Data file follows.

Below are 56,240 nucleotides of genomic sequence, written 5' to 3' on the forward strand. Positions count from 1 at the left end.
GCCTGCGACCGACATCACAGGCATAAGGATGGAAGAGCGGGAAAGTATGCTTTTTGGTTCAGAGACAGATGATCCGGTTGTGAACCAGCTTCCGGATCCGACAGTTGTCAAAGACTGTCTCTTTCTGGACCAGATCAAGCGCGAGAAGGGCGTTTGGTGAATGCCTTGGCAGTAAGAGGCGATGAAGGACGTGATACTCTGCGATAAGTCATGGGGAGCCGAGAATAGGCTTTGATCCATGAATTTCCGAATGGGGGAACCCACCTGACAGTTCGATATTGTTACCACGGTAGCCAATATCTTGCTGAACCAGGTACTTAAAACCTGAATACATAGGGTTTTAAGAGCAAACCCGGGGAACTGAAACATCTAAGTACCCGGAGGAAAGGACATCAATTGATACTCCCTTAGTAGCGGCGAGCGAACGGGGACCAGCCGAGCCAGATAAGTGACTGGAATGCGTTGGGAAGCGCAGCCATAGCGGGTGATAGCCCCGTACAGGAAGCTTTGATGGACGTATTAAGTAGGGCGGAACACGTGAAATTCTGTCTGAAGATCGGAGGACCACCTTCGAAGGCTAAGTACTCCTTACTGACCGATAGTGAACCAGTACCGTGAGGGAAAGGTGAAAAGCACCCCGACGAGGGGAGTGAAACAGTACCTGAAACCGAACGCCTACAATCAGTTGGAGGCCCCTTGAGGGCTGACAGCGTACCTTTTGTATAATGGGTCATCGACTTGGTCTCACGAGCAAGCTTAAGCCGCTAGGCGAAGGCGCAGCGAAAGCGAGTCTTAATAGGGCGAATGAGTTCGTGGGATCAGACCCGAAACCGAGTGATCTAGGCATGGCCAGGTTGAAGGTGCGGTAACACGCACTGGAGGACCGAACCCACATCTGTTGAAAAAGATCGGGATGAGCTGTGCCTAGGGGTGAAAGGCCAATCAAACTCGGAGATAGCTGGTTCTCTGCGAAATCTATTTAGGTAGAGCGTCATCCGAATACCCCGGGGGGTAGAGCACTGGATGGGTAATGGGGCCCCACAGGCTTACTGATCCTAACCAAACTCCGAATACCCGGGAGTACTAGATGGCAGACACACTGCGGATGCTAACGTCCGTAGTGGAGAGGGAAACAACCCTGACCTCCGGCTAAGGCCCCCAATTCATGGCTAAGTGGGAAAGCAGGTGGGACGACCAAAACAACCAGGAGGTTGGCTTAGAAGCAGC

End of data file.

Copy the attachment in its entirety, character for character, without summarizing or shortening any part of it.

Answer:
Below are 56,240 nucleotides of genomic sequence, written 5' to 3' on the forward strand. Positions count from 1 at the left end.
GCCTGCGACCGACATCACAGGCATAAGGATGGAAGAGCGGGAAAGTATGCTTTTTGGTTCAGAGACAGATGATCCGGTTGTGAACCAGCTTCCGGATCCGACAGTTGTCAAAGACTGTCTCTTTCTGGACCAGATCAAGCGCGAGAAGGGCGTTTGGTGAATGCCTTGGCAGTAAGAGGCGATGAAGGACGTGATACTCTGCGATAAGTCATGGGGAGCCGAGAATAGGCTTTGATCCATGAATTTCCGAATGGGGGAACCCACCTGACAGTTCGATATTGTTACCACGGTAGCCAATATCTTGCTGAACCAGGTACTTAAAACCTGAATACATAGGGTTTTAAGAGCAAACCCGGGGAACTGAAACATCTAAGTACCCGGAGGAAAGGACATCAATTGATACTCCCTTAGTAGCGGCGAGCGAACGGGGACCAGCCGAGCCAGATAAGTGACTGGAATGCGTTGGGAAGCGCAGCCATAGCGGGTGATAGCCCCGTACAGGAAGCTTTGATGGACGTATTAAGTAGGGCGGAACACGTGAAATTCTGTCTGAAGATCGGAGGACCACCTTCGAAGGCTAAGTACTCCTTACTGACCGATAGTGAACCAGTACCGTGAGGGAAAGGTGAAAAGCACCCCGACGAGGGGAGTGAAACAGTACCTGAAACCGAACGCCTACAATCAGTTGGAGGCCCCTTGAGGGCTGACAGCGTACCTTTTGTATAATGGGTCATCGACTTGGTCTCACGAGCAAGCTTAAGCCGCTAGGCGAAGGCGCAGCGAAAGCGAGTCTTAATAGGGCGAATGAGTTCGTGGGATCAGACCCGAAACCGAGTGATCTAGGCATGGCCAGGTTGAAGGTGCGGTAACACGCACTGGAGGACCGAACCCACATCTGTTGAAAAAGATCGGGATGAGCTGTGCCTAGGGGTGAAAGGCCAATCAAACTCGGAGATAGCTGGTTCTCTGCGAAATCTATTTAGGTAGAGCGTCATCCGAATACCCCGGGGGGTAGAGCACTGGATGGGTAATGGGGCCCCACAGGCTTACTGATCCTAACCAAACTCCGAATACCCGGGAGTACTAGATGGCAGACACACTGCGGATGCTAACGTCCGTAGTGGAGAGGGAAACAACCCTGACCTCCGGCTAAGGCCCCCAATTCATGGCTAAGTGGGAAAGCAGGTGGGACGACCAAAACAACCAGGAGGTTGGCTTAGAAGCAGC